Hei igjen, det er meg – han fyren som med ugjevne mellomrom skriver noen ord på denne bloggen. Også denne gang blir temaet bøker, men nå bare raskt oppsummert. Det må være gøy å skrive hvis man skal gjøre det i lange baner på fritiden, og i det siste har det vært alt for mye annet å gjøre. Mulig denne skrivingen er en sesongsport som ikke egner seg så bra når det er utevær.
Mitt navn er Karmosin av Orhan Pamuk. Jeg begynte på denne etter å ha blitt inspirert av Portrait of a Turkish Family, men selv om den har vunnet det meste av priser så var det ikke noe for meg. Ga opp etter ca en tredjedel. Det var en kjerne av en god historie, men for mye lignelser og annet sos innimellom. Jeg hadde hele tiden troen på at den snart skulle ta seg opp, men det gikk så smått med lesingen at jeg til slutt måtte returnere den til biblioteket.
Engelens spill av Carlos Ruiz Zafón. Denne var bra, for all del, men litt for lik forgjengeren Vindens skygge, kanskje? Jeg hadde i alle fall større forhåpninger. Oppfølgeren er ikke fullt så morsomt skrevet og har ikke fullt så bra slutt, eller er det bare jeg som hadde større forventninger? Pluss for gode stemningsbeskrivelser og atmosfære.
The Name of the Wind av Patrick Rothfuss. Dette skal vistnok være moderne fantasys redning og jeg hadde dermed igjen store forhåpninger. Det er en bra, men veldig tradisjonell, historie – noe som var litt uventet når alle har snakket så varmt om den. Helt grei underholdning, ingenting å irritere seg over, men heller ikke noe å skrike høyt om.
Denne posten er skrevet i små biter over lang tid, men nå fikk jeg en unnskyldning til å skrive den ferdig and also switch to English due to some friendly nagging by Lily.
How to be Good by Nick Hornby. Hmm, OK, I understand that the reader is supposed to be frustrated by the personalities and actions of the main characters, but when I am dragged through that I expect some kind of payback at the end. There isn't really one here. Maybe I need to stop reading Hornby? But, his first books were so good!
Slumdog Millionaire by Vikas Swarup. This is perhaps not as feelgoody as the film, but neither is it as hard hitting as I think it should have been. The main story is the same, but most details are different. I have problems deciding if I like the book or the film better, but one thing I do know and that is that they would both have been much better if the main character was killed at the end. If I had directed the movie, the two lovers would have been shot at the end of the kissing scene before the credits instead of dancing around. That is the only thing I feel strongly about the story. Otherwise it was only just so-so.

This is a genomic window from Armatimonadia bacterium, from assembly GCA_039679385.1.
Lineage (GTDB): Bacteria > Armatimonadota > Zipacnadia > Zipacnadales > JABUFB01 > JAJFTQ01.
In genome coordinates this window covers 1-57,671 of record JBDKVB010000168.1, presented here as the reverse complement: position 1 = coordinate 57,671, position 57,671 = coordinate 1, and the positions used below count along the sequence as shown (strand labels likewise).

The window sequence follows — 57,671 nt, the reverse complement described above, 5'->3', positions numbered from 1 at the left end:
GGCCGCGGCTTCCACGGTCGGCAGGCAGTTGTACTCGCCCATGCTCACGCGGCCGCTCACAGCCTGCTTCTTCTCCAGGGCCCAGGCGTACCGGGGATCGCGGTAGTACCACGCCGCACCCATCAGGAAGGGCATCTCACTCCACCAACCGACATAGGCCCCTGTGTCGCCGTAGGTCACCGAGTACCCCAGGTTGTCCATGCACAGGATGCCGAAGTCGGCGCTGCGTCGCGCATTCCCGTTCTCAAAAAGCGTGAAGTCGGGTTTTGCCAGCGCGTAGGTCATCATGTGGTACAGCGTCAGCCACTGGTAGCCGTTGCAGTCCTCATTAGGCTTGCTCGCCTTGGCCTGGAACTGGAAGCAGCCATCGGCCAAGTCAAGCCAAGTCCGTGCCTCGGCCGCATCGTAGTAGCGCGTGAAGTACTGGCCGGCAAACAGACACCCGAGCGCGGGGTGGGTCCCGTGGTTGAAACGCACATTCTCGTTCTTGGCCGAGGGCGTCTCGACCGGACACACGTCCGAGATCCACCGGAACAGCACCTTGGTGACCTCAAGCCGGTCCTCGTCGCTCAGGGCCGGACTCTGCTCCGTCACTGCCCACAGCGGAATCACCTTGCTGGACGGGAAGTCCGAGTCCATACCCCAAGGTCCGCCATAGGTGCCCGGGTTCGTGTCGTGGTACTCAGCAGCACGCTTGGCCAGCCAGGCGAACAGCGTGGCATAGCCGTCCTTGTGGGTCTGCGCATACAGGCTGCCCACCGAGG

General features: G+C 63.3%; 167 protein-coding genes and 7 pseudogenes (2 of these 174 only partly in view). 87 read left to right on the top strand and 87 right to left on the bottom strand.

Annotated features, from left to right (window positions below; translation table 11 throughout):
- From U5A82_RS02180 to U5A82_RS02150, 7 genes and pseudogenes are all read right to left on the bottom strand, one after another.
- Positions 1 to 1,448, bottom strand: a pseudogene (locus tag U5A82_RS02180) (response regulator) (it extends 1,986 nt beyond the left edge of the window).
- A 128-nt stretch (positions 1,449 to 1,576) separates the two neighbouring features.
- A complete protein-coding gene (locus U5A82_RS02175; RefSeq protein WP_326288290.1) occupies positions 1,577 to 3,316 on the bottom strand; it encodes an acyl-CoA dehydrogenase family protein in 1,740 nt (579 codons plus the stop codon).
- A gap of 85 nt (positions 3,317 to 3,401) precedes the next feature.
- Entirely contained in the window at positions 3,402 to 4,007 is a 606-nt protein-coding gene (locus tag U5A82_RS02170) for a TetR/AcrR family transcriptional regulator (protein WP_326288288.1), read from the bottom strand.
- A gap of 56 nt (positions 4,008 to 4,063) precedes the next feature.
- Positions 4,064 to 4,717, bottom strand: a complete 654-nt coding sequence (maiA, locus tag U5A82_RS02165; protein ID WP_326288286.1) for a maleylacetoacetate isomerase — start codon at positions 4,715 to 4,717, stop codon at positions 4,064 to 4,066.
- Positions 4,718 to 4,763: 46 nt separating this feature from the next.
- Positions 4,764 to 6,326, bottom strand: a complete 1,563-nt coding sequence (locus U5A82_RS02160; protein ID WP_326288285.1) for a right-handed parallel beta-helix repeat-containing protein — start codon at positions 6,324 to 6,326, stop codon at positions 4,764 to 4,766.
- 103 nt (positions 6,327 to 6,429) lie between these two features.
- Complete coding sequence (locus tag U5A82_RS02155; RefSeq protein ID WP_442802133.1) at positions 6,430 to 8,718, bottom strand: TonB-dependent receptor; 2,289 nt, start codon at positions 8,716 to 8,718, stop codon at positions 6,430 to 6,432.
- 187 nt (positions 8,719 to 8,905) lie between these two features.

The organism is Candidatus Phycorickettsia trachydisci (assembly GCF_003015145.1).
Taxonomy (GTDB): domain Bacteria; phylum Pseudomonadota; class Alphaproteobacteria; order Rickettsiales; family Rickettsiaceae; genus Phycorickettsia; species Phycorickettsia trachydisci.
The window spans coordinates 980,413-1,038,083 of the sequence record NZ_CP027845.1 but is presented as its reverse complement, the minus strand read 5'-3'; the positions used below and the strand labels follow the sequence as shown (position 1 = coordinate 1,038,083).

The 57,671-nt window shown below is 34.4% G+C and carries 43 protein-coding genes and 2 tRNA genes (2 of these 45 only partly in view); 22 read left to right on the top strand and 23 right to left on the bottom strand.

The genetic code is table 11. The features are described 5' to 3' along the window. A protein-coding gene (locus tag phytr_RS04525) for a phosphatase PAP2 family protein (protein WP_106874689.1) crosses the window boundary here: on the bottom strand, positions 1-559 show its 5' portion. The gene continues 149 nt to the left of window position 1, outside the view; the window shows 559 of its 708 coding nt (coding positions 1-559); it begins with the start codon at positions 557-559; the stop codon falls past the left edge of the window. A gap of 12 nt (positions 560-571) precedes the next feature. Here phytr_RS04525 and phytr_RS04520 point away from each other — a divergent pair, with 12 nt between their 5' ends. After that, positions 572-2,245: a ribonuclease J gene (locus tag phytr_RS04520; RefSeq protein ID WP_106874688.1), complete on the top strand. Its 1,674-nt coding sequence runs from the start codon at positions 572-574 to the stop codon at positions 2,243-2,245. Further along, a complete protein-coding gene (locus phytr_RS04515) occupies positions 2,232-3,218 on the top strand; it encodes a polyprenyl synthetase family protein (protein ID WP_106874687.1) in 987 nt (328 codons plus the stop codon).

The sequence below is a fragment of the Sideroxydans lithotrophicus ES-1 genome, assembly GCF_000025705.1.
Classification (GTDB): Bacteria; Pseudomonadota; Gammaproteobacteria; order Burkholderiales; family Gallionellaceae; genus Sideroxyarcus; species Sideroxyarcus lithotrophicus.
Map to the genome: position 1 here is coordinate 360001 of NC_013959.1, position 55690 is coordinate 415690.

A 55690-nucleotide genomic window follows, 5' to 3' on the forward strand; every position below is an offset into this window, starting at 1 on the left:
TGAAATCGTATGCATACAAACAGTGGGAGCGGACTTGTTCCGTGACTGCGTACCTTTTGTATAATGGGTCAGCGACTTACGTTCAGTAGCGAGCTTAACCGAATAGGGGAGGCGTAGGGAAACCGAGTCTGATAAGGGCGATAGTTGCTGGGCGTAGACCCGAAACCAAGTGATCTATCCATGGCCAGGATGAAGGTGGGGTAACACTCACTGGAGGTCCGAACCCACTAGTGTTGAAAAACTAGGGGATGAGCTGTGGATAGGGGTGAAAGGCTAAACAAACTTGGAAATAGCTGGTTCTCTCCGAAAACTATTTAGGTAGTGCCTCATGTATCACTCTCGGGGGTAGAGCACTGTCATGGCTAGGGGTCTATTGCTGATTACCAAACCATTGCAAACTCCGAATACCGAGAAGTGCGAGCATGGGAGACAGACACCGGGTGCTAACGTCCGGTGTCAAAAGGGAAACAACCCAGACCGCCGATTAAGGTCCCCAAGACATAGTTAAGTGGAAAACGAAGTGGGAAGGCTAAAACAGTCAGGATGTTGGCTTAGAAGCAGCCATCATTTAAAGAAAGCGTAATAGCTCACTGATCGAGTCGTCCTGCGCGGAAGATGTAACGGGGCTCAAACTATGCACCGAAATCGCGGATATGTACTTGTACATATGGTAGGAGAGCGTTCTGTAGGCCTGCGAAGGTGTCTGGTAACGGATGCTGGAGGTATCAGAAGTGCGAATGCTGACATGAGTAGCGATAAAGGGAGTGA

A Farewell to Arms by Ernest Hemingway. I bought this book before going to military service, but never finished it as sleeping was always a better option at the end of the often long days. Any not-so-light form of entertainment was hard to appreciate in that setting for some reason. The book is autobiographical and gives a nice little peak through to the mountains of Italy during World War I. Hemingway doesn't try to cover everything so you have to read a bit between the lines, especially concerning his relationship to Catherine. The quite sudden transformation of their relationship was my favourite part of the book along with the descriptions of the Italian landscape.
Warbreaker by Brandon Sanderson. This book is actually quite good! As a stand alone fantasy novel it does it's thing nicely and has just the depth of characters and breadth of story to work as it should. Admittedly, it does have some bad points like the lack of emotions in the young girl protagonist who is suddenly sent off by her father to marry the evil neighbouring god king. This is somewhat balanced by the better than expected descriptions of her sisters feelings and motivations in the latter parts of the book. That was more than I expected from Sanderson. There's even a good plot twist that is well foreshadowed so it feels unforced and still unexpected. All in all the highest recommended book among what I have read by him.
I am sorry that this ended up being a list of what I (didn't) like about a series of books, and not they were about. I would have liked to write small teasers as I have before, at least for some of the books, but I felt that if I did not get these published I would never start another review. Right now I am trying to do a reread of The Wheel of Time before the next book comes out and also try to finally read Baudolino by Umberto Eco which I have been putting off for the last eight years or so. The begining is quite nice, but there is always something else to do...